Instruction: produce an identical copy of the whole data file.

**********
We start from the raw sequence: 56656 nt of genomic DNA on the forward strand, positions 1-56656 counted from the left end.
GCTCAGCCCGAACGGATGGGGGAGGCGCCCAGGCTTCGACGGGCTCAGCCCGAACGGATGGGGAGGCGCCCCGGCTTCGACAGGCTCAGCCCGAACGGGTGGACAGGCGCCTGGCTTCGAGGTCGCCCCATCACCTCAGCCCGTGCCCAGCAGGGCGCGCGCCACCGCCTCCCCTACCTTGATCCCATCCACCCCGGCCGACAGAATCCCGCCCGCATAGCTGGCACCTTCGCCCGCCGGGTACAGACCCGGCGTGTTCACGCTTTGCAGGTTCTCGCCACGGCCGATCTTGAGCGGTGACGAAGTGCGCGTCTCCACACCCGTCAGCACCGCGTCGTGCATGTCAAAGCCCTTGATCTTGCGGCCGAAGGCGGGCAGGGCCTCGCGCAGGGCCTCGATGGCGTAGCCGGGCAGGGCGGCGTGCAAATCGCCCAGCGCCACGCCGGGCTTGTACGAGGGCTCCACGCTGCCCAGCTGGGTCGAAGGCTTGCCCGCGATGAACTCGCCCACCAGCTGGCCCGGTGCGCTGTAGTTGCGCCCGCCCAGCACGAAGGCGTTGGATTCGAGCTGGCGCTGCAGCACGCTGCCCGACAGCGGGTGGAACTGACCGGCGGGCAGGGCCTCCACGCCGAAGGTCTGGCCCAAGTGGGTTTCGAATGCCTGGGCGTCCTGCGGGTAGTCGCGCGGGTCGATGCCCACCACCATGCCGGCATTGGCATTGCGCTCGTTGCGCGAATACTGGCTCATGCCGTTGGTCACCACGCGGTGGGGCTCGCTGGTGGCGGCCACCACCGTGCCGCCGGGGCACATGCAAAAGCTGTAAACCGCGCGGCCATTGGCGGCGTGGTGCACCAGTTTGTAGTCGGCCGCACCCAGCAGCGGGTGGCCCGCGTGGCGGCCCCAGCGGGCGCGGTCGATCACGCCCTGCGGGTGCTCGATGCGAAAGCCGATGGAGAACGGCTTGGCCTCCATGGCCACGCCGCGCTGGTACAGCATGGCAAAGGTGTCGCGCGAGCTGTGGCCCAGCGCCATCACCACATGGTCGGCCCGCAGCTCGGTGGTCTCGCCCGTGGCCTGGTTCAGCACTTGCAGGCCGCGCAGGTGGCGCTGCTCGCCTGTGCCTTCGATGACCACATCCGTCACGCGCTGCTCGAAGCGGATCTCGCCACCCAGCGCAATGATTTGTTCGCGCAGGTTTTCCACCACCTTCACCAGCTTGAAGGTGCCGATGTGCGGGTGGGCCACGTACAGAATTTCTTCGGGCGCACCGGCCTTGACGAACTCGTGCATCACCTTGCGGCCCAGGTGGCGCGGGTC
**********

We start from the raw sequence: 56656 nt of genomic DNA on the forward strand, positions 1-56656 counted from the left end.
GCTCAGCCCGAACGGATGGGGGAGGCGCCCAGGCTTCGACGGGCTCAGCCCGAACGGATGGGGAGGCGCCCCGGCTTCGACAGGCTCAGCCCGAACGGGTGGACAGGCGCCTGGCTTCGAGGTCGCCCCATCACCTCAGCCCGTGCCCAGCAGGGCGCGCGCCACCGCCTCCCCTACCTTGATCCCATCCACCCCGGCCGACAGAATCCCGCCCGCATAGCTGGCACCTTCGCCCGCCGGGTACAGACCCGGCGTGTTCACGCTTTGCAGGTTCTCGCCACGGCCGATCTTGAGCGGTGACGAAGTGCGCGTCTCCACACCCGTCAGCACCGCGTCGTGCATGTCAAAGCCCTTGATCTTGCGGCCGAAGGCGGGCAGGGCCTCGCGCAGGGCCTCGATGGCGTAGCCGGGCAGGGCGGCGTGCAAATCGCCCAGCGCCACGCCGGGCTTGTACGAGGGCTCCACGCTGCCCAGCTGGGTCGAAGGCTTGCCCGCGATGAACTCGCCCACCAGCTGGCCCGGTGCGCTGTAGTTGCGCCCGCCCAGCACGAAGGCGTTGGATTCGAGCTGGCGCTGCAGCACGCTGCCCGACAGCGGGTGGAACTGACCGGCGGGCAGGGCCTCCACGCCGAAGGTCTGGCCCAAGTGGGTTTCGAATGCCTGGGCGTCCTGCGGGTAGTCGCGCGGGTCGATGCCCACCACCATGCCGGCATTGGCATTGCGCTCGTTGCGCGAATACTGGCTCATGCCGTTGGTCACCACGCGGTGGGGCTCGCTGGTGGCGGCCACCACCGTGCCGCCGGGGCACATGCAAAAGCTGTAAACCGCGCGGCCATTGGCGGCGTGGTGCACCAGTTTGTAGTCGGCCGCACCCAGCAGCGGGTGGCCCGCGTGGCGGCCCCAGCGGGCGCGGTCGATCACGCCCTGCGGGTGCTCGATGCGAAAGCCGATGGAGAACGGCTTGGCCTCCATGGCCACGCCGCGCTGGTACAGCATGGCAAAGGTGTCGCGCGAGCTGTGGCCCAGCGCCATCACCACATGGTCGGCCCGCAGCTCGGTGGTCTCGCCCGTGGCCTGGTTCAGCACTTGCAGGCCGCGCAGGTGGCGCTGCTCGCCTGTGCCTTCGATGACCACATCCGTCACGCGCTGCTCGAAGCGGATCTCGCCACCCAGCGCAATGATTTGTTCGCGCAGGTTTTCCACCACCTTCACCAGCTTGAAGGTGCCGATGTGCGGGTGGGCCACGTACAGAATTTCTTCGGGCGCACCGGCCTTGACGAACTCGTGCATCACCTTGCGGCCCAGGTGGCGCGGGTC